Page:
October 10, 2011; Source: Hartford Business Journal | Are nonprofits becoming somehow optimistic about a change in economic conditions–and consequently, their own conditions–or are they simply adjusting to a new reality (some call it the “new normal”) of an economy that is going to be pretty crummy for a long time to come.
In the Greater Hartford area, the latest United Way “Non-Profit Pulse Survey” concludes that nonprofits “have a renewed sense of optimism.”
Perhaps it is the comments of nonprofits quoted in the HBJ article, but optimism doesn’t exactly jump off the page (or the screen) from this article. The observations sound a bit more like nonprofits making the most out of a bad deal, such as these:
HBJ: “many organizations have developed creative ways to do more with less, [have] concerns..over public sector funding, [and face] increased demand for services and general uncertainty over the future.”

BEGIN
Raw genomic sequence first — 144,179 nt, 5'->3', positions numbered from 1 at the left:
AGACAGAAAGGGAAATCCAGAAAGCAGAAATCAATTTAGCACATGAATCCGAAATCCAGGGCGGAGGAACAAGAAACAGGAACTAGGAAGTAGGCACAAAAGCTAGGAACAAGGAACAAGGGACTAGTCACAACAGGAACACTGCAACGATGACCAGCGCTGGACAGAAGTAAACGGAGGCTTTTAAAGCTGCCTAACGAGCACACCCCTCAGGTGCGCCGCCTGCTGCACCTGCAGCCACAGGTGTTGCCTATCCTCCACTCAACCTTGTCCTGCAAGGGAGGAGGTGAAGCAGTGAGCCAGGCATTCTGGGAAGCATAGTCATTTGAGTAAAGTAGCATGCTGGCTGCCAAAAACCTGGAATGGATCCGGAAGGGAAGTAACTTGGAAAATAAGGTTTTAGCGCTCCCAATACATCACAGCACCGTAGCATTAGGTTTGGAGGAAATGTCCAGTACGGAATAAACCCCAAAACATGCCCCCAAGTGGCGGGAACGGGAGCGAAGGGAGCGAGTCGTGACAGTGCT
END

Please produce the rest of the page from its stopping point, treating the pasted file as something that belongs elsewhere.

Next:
Susan Dunn, president and CEO of the United Way of Central and Northeastern Connecticut: “While things haven’t gotten dramatically worse, they have not gotten better.”
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Donna Taglianetti, executive director of Co-Opportunity, a Hartford CDC: “I think people are a little less shell-shocked. We have fared pretty well financially, but we’re starting to feel the hit on federal grants.”
Ray Gorman, executive director of Community Mental Health Affiliates in New Britain: “Every year that funding goes flat, your program costs go up five percent or so each year…you have utilities, and if health care costs only go up 14 percent a year, we think we’re lucky. There’s no place to shift that expense to, so we’ve consolidated and closed a number of our locations.”
Ron Cretaro, executive director of the Connecticut Association of Non-Profits: “There’s more anxiety over loss of federal dollars. Over the years, people thought that was more secure and that’s now unsettling.”
Despite ticking off the various Co-Opportunity programs that have been whacked by declining government dollars, such as housing counseling and workforce development, Taglianetti described herself and nonprofits in general as nonetheless optimistic. With Taglianetti and others also commenting about the increasing numbers of clients they are seeing who had never sought or needed their help before, optimism may not be the most accurate descriptor. Try hard-nosed and realistic–and driven by their missions to survive and serve despite the prolonged private and public sector recession.–Rick Cohen